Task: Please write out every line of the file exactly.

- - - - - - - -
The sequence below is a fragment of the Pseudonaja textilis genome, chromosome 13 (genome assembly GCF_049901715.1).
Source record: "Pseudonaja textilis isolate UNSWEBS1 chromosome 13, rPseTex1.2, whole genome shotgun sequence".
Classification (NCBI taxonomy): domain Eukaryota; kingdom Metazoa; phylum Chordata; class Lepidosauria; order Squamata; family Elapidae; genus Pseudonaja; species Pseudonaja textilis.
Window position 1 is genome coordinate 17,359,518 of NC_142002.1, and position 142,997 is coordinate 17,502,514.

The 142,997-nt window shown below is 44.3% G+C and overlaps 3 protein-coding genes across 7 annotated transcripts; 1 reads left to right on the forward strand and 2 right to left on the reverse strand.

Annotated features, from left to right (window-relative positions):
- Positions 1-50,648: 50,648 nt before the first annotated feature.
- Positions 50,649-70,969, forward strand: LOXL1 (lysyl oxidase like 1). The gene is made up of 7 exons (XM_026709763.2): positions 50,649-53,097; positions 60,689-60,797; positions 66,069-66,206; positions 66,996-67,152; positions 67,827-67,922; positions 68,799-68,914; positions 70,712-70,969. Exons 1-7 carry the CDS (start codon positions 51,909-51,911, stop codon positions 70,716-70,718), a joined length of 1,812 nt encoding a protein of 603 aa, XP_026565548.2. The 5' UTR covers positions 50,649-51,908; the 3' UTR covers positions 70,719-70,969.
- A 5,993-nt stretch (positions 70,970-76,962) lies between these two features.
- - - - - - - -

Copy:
The sequence below is a fragment of the Pseudonaja textilis genome, chromosome 13 (genome assembly GCF_049901715.1).
Source record: "Pseudonaja textilis isolate UNSWEBS1 chromosome 13, rPseTex1.2, whole genome shotgun sequence".
Classification (NCBI taxonomy): domain Eukaryota; kingdom Metazoa; phylum Chordata; class Lepidosauria; order Squamata; family Elapidae; genus Pseudonaja; species Pseudonaja textilis.
Window position 1 is genome coordinate 17,359,518 of NC_142002.1, and position 142,997 is coordinate 17,502,514.

The 142,997-nt window shown below is 44.3% G+C and overlaps 3 protein-coding genes across 7 annotated transcripts; 1 reads left to right on the forward strand and 2 right to left on the reverse strand.

Annotated features, from left to right (window-relative positions):
- Positions 1-50,648: 50,648 nt before the first annotated feature.
- Positions 50,649-70,969, forward strand: LOXL1 (lysyl oxidase like 1). The gene is made up of 7 exons (XM_026709763.2): positions 50,649-53,097; positions 60,689-60,797; positions 66,069-66,206; positions 66,996-67,152; positions 67,827-67,922; positions 68,799-68,914; positions 70,712-70,969. Exons 1-7 carry the CDS (start codon positions 51,909-51,911, stop codon positions 70,716-70,718), a joined length of 1,812 nt encoding a protein of 603 aa, XP_026565548.2. The 5' UTR covers positions 50,649-51,908; the 3' UTR covers positions 70,719-70,969.
- A 5,993-nt stretch (positions 70,970-76,962) lies between these two features.